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What Are We Sending to the Landfill?

What Are We Sending to the Landfill?

by Sarah Amador-Rusnak

Every day in the United States, we produce enough trash to equal the weight of the Empire State Building. Each year, more than 15 million tons of waste is sent to landfills instead of recycling or compost centers.

This week, my family was amazed by the outcome of this easy, practically free activity. After a week, our trash bin was only half full. Our recycling container was filled twice and we made four trips to the compost bin.

Family Recycling Project

Turn your recycling container into the main bin. Centralize your recycling container by moving it to the front of your waste bin area. This makes it easier to place packaging into the recycling container.

Examine the contents of your trash bin. With so little going into the trash bin, it’s easy to examine what is being sent to the landfill. My family was surprised to find that some of what we were “throwing away” was recyclable. Aerosol cans from Febreze and whip cream are recyclable, as long as they are empty and without pressure. Clear plastic produce bags from Romaine lettuce, bread bags and plastic zipper bags are also recyclable, as long as clean. Simply place several in a clear plastic bag and knot the top. Consult the recycling guidelines again. You may be able to recycle more waste than you thought.

Compost: Composting can greatly reduce the amount of waste sent to landfills. According to Sonoma County Waste Management Agency, veggie scraps are the largestunrecycled portion of the residential waste stream, as approximately 35% of residential garbage is food waste. Our county produces 800 tons of it every week. All this food waste produces methane gas, a greenhouse gas linked to global warming. According to CalRecycle, 15 million tons of organic material is land filled each year.

My family already composts, but we moved our compost bin to the counter where we do the most chopping and dicing. Before we knew it, the bin was filled and ready to be dumped!

Compost bins are easy to get. The county provides bins for $6; we purchased ours at Home Depot for about $20. Cookie jars also work. Don’t have a way to compost your veggie scraps? For most residents of Sonoma County, that’s not a problem. You can put your scraps in your green yard waste bin. To keep critters like raccoons away, freeze your compost and put it the night before or the morning of trash pick-up. The county takes your compost to their compost center and uses it to rebuild soils, conserve water and protect topsoil from erosion. For those who live in rural West County, check with your garbage company to see what compost options you have.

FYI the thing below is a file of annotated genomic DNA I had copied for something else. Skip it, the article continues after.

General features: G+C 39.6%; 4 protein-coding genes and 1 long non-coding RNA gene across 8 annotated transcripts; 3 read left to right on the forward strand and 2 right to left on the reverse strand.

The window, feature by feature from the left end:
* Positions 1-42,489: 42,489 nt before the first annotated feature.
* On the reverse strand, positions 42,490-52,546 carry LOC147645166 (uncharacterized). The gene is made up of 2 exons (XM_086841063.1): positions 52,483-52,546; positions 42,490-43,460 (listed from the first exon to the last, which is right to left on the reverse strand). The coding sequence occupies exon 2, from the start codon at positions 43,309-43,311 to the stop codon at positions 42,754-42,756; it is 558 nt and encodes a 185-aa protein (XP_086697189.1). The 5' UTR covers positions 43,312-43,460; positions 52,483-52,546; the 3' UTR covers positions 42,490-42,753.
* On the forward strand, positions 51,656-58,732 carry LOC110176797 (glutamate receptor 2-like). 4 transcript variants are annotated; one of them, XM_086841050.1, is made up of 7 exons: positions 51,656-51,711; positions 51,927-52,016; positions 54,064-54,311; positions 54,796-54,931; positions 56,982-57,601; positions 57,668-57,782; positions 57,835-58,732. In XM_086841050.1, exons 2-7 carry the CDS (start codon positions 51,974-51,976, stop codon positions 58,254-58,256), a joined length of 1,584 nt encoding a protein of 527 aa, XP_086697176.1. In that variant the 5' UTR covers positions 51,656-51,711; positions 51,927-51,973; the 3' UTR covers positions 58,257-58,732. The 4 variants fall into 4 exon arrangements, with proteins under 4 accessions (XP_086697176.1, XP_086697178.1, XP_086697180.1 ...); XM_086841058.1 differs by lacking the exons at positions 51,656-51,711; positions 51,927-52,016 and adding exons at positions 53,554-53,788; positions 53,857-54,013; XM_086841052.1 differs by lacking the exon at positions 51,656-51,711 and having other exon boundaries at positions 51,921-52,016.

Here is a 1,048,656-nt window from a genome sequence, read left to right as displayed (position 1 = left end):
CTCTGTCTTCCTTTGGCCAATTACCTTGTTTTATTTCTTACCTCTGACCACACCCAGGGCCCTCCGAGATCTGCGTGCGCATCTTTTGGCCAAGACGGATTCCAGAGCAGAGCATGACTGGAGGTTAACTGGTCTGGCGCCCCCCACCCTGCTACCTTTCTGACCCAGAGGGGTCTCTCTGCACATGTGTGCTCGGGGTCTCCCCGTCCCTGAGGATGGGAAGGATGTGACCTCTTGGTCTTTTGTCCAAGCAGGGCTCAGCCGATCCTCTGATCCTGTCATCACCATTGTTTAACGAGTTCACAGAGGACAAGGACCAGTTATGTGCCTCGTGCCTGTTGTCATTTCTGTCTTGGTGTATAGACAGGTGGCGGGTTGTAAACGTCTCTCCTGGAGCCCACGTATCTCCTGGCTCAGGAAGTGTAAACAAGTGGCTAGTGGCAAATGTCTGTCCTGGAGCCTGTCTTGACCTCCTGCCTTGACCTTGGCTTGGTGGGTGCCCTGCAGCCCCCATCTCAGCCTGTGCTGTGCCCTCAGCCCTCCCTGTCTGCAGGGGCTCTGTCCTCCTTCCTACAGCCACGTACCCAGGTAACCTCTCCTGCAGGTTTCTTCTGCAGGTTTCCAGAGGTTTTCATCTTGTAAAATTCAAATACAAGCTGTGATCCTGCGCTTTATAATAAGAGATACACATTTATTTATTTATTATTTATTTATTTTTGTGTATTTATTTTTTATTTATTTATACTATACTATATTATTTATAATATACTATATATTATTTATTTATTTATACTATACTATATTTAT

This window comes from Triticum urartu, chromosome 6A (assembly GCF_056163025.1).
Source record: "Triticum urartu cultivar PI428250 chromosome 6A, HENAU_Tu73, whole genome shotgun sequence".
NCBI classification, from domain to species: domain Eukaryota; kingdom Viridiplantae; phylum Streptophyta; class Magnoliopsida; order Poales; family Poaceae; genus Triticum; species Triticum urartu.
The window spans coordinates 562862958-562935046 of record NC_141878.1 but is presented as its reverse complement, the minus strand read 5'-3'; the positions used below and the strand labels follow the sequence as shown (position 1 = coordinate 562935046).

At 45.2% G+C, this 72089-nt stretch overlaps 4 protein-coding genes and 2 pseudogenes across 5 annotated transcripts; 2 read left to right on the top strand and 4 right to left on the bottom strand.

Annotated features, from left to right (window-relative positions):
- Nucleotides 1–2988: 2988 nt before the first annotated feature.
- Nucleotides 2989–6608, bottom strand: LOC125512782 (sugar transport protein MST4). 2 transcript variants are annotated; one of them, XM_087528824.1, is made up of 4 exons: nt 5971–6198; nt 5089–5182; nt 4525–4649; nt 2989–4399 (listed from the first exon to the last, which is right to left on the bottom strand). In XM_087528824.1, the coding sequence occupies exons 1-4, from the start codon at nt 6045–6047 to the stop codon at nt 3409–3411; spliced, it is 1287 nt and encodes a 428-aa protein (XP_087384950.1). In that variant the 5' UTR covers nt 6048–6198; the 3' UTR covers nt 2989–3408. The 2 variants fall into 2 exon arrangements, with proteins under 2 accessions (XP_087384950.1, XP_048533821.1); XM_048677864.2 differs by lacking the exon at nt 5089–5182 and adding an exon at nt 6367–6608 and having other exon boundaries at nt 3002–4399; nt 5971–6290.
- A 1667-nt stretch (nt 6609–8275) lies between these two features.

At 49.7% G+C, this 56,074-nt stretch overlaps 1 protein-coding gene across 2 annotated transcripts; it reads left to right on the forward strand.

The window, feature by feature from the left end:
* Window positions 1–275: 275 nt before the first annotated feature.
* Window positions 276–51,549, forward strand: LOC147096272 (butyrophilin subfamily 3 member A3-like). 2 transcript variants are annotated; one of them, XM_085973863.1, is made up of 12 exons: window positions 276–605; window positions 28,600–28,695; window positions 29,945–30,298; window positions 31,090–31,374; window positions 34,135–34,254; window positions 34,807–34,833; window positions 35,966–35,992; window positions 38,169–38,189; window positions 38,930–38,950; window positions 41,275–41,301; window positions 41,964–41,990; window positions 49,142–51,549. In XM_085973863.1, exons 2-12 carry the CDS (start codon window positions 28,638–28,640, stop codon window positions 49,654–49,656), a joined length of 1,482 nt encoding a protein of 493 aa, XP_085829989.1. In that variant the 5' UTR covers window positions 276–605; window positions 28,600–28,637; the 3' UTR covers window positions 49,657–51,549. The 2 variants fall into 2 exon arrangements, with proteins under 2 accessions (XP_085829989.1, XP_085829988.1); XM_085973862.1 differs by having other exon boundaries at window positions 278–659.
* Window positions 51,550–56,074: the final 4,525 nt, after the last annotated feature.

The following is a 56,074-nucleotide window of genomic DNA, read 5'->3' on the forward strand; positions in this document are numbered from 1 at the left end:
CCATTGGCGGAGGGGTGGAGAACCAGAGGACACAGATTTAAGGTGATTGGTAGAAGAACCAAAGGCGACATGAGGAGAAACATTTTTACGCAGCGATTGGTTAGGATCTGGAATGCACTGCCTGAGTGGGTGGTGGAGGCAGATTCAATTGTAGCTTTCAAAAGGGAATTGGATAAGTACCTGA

Precycle: “Pre-think” your purchases. Could you have made different choices in the supermarket to reduce the amount of waste? Some of what was left in our trash bin was Styrofoam. Unfortunately, Styrofoam is not easily recyclable. There are only a few places in the state that recycle it. Instead of buying something packaged with Styrofoam, we are now looking for items that can be purchased in recyclable containers or choosing to buy in bulk.

Sometime in the near future, I hope we will see town trashcans divided in three sections: recycle, compost and landfill. Many places, such as the Marin Fairgrounds, already offer these bin clusters. No longer will the can be for “trash,” as if there is some mystical land called trash where all our waste is thrown away and magically disappears. California has a goal of 75% waste diversion rate by 2020. Let’s help our state get there!


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